Sep. 12—There was a lot at stake and even more to digest in the opener from the New England Patriots' perspective in Miami.
A south Florida 'Curse.' A division game. A fresh start. A game without official "coordinators." A defensive guy calling the offensive plays. A tough early schedule. And, most of all, a chance to overcome the Tua Tagvoiloa three-game streak.
But it was bad. All of it. Basically from start to finish.
The Patriots were oddly non-competitive in the 20-7 loss in Fort Lauderdale to the Dolphins, never within striking distance (see eight points).
This was a total team effort.
It was as much bad as it was uninteresting.
Of all the games played yesterday, only the Ravens crushing of the Jets, 24-9, was probably more uninteresting.
Sure, if there wasn't a flag thrown on the first quarter interception in the end zone, when Devante Parker's jersey was grabbed for what appeared about three seconds, maybe it changes the game. But, hell ... that's football.
Then there was the other Mac Jones miscue, when he was sacked on a blindside blitz and the fumble easily returned for a touchdown.
And despite a few decent plays, there was no spark that led to anything on Sunday afternoon.
The Patriots basically blew a big opportunity to change the course of the summer, which has been as negative as it's ever been around here since Drew Bledsoe was a backup.
All of the controversy — Belichick without Tom Brady, the offensive coaches, the bad summer preseason, Mac Jones lackluster play — could've been put away.
Instead, it's still the elephant in the room. Lingering.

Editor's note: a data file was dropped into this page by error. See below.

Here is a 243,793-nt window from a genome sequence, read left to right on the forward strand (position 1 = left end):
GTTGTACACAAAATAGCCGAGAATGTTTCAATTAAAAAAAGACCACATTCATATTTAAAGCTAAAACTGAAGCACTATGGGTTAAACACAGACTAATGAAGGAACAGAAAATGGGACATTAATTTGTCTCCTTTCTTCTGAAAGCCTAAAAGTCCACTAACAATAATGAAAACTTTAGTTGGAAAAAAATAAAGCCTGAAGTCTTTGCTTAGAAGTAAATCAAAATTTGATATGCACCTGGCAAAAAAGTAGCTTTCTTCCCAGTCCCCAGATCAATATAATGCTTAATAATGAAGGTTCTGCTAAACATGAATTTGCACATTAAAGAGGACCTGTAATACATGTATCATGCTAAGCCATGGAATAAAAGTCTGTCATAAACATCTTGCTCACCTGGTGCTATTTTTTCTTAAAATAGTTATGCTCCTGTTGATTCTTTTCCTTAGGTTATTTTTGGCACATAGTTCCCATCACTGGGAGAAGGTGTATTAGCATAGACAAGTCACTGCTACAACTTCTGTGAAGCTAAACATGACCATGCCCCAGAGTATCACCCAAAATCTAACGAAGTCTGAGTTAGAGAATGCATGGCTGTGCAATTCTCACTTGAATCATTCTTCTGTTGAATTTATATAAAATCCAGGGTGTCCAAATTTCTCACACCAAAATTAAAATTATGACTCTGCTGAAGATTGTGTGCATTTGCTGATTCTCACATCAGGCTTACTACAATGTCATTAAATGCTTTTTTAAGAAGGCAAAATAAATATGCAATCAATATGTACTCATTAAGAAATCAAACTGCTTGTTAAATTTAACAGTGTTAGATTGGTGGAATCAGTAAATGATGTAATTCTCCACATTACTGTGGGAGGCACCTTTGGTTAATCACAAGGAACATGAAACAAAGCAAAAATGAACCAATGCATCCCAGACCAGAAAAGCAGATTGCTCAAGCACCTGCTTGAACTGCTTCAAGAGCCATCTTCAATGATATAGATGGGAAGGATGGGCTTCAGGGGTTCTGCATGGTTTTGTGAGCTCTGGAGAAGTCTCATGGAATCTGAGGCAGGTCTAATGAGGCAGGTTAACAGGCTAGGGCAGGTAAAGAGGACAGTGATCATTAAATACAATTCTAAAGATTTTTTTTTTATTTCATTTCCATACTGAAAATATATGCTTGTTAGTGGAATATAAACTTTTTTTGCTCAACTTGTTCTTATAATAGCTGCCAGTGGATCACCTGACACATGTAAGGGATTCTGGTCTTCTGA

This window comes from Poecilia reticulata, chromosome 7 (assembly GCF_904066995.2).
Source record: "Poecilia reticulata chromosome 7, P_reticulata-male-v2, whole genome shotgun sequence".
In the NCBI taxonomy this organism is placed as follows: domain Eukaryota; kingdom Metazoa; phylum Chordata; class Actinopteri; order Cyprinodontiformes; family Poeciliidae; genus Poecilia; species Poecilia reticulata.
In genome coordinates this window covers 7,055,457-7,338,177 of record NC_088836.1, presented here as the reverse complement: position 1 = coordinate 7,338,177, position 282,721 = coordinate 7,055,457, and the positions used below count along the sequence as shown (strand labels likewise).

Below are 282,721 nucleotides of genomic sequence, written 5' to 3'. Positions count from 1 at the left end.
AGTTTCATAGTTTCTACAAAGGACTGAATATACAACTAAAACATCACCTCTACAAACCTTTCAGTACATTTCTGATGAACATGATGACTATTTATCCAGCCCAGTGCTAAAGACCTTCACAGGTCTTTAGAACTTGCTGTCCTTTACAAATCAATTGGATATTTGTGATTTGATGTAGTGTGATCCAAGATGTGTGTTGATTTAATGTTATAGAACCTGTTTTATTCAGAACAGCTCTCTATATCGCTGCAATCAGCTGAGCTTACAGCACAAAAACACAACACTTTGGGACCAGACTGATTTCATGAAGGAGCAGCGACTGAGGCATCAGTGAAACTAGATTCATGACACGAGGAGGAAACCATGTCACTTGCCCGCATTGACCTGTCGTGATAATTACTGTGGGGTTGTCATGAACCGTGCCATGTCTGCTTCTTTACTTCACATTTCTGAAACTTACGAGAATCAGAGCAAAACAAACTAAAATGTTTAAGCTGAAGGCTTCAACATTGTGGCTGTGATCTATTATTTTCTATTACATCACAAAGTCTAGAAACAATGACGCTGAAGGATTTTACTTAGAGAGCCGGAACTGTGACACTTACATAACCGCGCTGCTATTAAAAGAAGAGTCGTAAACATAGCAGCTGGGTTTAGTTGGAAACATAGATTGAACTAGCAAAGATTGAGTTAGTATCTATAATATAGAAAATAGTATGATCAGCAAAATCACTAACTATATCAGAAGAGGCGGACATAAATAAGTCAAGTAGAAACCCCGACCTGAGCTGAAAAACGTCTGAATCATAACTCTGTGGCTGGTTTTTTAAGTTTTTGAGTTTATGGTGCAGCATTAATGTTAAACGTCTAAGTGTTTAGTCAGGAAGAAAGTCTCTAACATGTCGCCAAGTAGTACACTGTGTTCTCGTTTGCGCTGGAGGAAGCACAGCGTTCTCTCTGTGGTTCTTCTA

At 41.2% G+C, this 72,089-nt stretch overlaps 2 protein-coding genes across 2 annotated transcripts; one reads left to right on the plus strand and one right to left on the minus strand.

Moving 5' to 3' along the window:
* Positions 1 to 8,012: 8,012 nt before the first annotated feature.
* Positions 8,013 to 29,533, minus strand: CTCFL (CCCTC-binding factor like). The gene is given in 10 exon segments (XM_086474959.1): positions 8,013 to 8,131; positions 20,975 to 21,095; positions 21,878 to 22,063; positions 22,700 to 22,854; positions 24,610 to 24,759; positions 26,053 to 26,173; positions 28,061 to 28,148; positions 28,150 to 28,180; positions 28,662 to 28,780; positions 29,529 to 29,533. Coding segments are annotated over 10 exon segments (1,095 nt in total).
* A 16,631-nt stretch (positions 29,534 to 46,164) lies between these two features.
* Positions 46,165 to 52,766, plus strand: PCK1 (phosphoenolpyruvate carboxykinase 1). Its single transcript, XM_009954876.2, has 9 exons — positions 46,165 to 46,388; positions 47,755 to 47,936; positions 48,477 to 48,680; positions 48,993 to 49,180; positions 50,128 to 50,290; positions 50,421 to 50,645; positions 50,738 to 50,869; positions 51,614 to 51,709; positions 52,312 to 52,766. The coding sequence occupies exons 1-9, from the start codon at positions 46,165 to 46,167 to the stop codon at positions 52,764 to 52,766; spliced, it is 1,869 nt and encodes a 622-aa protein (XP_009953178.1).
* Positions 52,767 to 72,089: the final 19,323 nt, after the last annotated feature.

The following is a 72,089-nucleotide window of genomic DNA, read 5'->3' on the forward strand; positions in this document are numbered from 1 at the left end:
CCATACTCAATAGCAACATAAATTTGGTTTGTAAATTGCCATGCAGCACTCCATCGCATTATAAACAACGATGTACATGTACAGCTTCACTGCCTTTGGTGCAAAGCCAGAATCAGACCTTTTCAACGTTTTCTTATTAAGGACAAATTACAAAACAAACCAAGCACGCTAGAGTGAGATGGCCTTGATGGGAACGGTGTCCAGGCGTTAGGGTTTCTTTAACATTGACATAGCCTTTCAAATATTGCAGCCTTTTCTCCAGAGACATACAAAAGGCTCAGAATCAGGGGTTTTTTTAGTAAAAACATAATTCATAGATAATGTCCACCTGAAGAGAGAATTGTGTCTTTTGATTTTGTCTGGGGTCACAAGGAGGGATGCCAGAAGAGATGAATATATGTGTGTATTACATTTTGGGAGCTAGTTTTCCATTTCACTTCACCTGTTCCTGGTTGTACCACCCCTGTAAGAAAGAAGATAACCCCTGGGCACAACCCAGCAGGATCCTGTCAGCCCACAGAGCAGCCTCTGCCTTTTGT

The problem is the light at the end of the tunnel. Where is that light?
Pittsburgh? The Steelers just played their butts off in beating the defending AFC champs, the Bengals, in Cincinnati, in overtime, and winning in Pittsburgh is almost as tough as south Florida.
Baltimore? They're a good team with a freak at quarterback.
Green Bay at Lambeau Field?
The Patriots are going to have to create their own light. But get this: If the "L's" pile up, the negativity will ratchet up, too.
And the blame will go where it always goes in the NFL, to the head coach and quarterback ... Belichick and Jones.
Negativity isn't so easy to overcome even if the Lions, Browns, Bears and Jets are on the schedule the month after the current crop of behemoths.
This is Belichick's team. Jones is his "franchise" quarterback.
Both of them were shells of themselves on Sunday.
In fact, it was interesting watching another new nerd coach, Mike McDaniel, going head to head against the legend.
Unlike so many other coaches before him, McDaniel did not coach the game as if he was about to kiss Belichick's ring.
In fact, McDaniel's fourth down call near the end of the first half — a short slant to Jaylen Waddle on fourth-and-7 at the Pats 42 with 24 seconds remaining, surprising the Pats defense — was awe-inspiring.
It put the Dolphins ahead 17-0 and they basically teased the Patriots, who played better in the second half, the rest of the way.
The Patriots have, because of the schedule, aren't really allowed to lose four straight games to open the season.
What we've been hearing for the summer, about how disappointing this team has looked, will only grow exponentially.
Heck, then the Brady talk will come back in its loudest and angriest form, which is something Jones will not want to hear.
The Patriots lost an opportunity to right the ship. Instead, the ship went even further off-course.
Thick skin ... and ear plugs ... had better prevail over at One Patriot Place.
And finding ways to beat the Steelers next Sunday afternoon became even more important than winning a football game in a tough city.
You can email Bill Burt at email@example.com.